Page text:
Regional public transport : The balancing act of service planning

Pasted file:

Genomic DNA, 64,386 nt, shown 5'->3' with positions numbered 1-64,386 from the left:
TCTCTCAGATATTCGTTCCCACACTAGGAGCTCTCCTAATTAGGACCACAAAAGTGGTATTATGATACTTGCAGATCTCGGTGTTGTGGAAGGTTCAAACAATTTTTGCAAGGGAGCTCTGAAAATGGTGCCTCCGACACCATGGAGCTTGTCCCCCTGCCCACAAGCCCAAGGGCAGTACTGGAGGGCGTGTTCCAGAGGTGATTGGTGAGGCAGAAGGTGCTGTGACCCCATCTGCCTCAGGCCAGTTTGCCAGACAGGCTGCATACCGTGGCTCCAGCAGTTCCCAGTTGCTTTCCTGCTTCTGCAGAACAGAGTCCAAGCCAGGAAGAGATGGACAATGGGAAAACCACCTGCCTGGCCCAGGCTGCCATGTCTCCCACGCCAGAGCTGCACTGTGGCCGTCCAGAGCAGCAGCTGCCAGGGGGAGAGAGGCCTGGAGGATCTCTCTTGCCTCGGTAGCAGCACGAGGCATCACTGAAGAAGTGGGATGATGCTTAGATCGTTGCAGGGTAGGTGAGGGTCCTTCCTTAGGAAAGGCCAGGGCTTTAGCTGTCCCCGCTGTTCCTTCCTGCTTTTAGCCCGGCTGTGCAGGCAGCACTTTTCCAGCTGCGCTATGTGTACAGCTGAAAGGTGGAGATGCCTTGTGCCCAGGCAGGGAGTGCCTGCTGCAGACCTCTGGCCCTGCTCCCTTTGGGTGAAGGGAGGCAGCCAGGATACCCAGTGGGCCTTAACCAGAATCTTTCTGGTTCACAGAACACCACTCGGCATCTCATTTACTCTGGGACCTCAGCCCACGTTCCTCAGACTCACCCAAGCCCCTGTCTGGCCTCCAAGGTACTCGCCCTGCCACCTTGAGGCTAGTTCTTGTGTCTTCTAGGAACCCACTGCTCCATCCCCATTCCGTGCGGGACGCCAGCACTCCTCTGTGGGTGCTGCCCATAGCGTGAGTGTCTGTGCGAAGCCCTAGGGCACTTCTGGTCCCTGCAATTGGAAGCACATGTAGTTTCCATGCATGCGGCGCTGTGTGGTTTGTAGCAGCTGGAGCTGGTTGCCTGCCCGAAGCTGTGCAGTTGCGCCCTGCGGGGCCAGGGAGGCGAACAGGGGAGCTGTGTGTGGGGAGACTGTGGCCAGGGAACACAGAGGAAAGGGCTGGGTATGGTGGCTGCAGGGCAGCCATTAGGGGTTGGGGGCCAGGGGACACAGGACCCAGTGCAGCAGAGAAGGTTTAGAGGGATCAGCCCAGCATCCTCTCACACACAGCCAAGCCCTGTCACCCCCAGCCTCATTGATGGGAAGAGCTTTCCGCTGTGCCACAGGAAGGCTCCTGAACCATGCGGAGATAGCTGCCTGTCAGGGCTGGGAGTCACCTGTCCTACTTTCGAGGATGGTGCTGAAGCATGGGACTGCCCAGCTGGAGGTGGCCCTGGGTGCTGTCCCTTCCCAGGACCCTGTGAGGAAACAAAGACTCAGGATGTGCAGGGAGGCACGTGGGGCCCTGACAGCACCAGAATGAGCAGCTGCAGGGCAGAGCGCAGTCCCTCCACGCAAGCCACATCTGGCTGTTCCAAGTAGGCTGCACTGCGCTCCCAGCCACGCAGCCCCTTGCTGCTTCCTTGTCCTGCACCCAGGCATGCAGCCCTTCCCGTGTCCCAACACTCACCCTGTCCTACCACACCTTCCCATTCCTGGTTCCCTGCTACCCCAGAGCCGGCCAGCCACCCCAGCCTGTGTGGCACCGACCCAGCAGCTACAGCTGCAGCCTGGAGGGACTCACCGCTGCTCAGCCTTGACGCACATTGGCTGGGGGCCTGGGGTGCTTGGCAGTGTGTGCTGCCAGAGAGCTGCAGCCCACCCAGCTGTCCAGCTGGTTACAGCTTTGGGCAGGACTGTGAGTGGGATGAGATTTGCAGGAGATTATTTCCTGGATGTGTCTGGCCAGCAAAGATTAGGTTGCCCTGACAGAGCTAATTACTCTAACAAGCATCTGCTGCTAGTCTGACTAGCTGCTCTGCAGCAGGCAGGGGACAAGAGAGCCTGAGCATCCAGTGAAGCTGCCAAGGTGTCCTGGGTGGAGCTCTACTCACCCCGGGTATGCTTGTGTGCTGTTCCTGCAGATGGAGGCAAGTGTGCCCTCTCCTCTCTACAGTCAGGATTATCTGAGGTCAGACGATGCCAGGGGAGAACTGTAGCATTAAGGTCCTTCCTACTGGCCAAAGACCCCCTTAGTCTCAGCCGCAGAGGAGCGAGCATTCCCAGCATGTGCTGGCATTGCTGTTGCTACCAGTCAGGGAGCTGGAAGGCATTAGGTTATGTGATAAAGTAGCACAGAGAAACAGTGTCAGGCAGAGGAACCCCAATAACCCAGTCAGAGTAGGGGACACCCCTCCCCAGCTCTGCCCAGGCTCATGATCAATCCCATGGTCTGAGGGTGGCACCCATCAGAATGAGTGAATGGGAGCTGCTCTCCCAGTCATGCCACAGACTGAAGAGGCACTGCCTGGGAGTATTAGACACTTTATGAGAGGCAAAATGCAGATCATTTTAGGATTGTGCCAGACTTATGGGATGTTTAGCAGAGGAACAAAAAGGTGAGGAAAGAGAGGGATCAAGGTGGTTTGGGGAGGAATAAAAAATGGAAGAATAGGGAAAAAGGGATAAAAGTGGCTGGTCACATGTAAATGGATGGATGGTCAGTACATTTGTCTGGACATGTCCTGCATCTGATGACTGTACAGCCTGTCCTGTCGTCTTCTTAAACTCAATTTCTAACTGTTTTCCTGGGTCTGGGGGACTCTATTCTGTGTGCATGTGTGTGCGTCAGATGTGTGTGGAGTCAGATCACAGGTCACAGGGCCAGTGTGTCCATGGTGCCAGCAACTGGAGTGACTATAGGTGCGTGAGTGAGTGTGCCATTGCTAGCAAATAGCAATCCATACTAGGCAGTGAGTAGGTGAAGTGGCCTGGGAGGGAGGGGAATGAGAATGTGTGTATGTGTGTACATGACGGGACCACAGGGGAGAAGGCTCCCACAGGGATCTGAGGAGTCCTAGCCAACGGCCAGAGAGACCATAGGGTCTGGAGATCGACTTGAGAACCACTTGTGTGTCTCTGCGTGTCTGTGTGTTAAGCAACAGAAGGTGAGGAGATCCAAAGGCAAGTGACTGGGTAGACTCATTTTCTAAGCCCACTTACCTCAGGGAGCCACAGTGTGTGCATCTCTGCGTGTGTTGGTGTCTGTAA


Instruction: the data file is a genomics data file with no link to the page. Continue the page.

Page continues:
Abstract: This thesis addresses the demand for more knowledge regarding regional public transport (between urban areas or to and from rural areas). More specifically, the aim is to develop a better understanding of the effects of different service planning decisions in terms of different trade-offs and their impacts on the overarching objectives of public transport provision. The studied trade-offs concern, for example, stop spacing in rural areas and the distribution of departures between peak hours and periods of lower travel demand.The thesis includes four research papers with different orientations relative to the overarching aim. The first paper is a literature review that explores preferences in regional public transport and how different quality attributes influence modal choice, demand, and customer satisfaction. The other three papers contain in-depth studies of some regional rail, coach, and bus services in the southern Swedish region of Scania, employing different research setups and statistical analyses to enable detailed examination of some important aspects of the service planning trade-offs.The results suggest that the trade-offs can be more complex than they may seem. For instance, stop spacing is commonly debated and assessed as a trade-off between travel time and spatial coverage. However, the results of this thesis demonstrate that stop spacing on regional bus services is not so much about travel time as it is about reliability. This is particularly evident for rural bus stops where buses rarely need to stop to pick up or drop off passengers. Also, the coverage aspect of the trade-off is complex, as higher service quality extends the catchment areas around the stops, not least by increasing the use of bicycles and cars as access modes.Regarding the distribution of departures between peak and off-peak periods, the results of this thesis show that reasonable off-peak service levels are valuable not only for providing possibilities to access activities beyond school and work, but also for attracting new patronage. Despite low patronage levels on some off-peak departures, such departures may contribute substantially to the overall patronage.The main contribution of the thesis is twofold. First, it sheds light on the balancing act that public transport service planning entails. Second, it highlights the regional perspective and shows that the differences between local and regional public transport affect the trade-offs that exist at the core of service planning.
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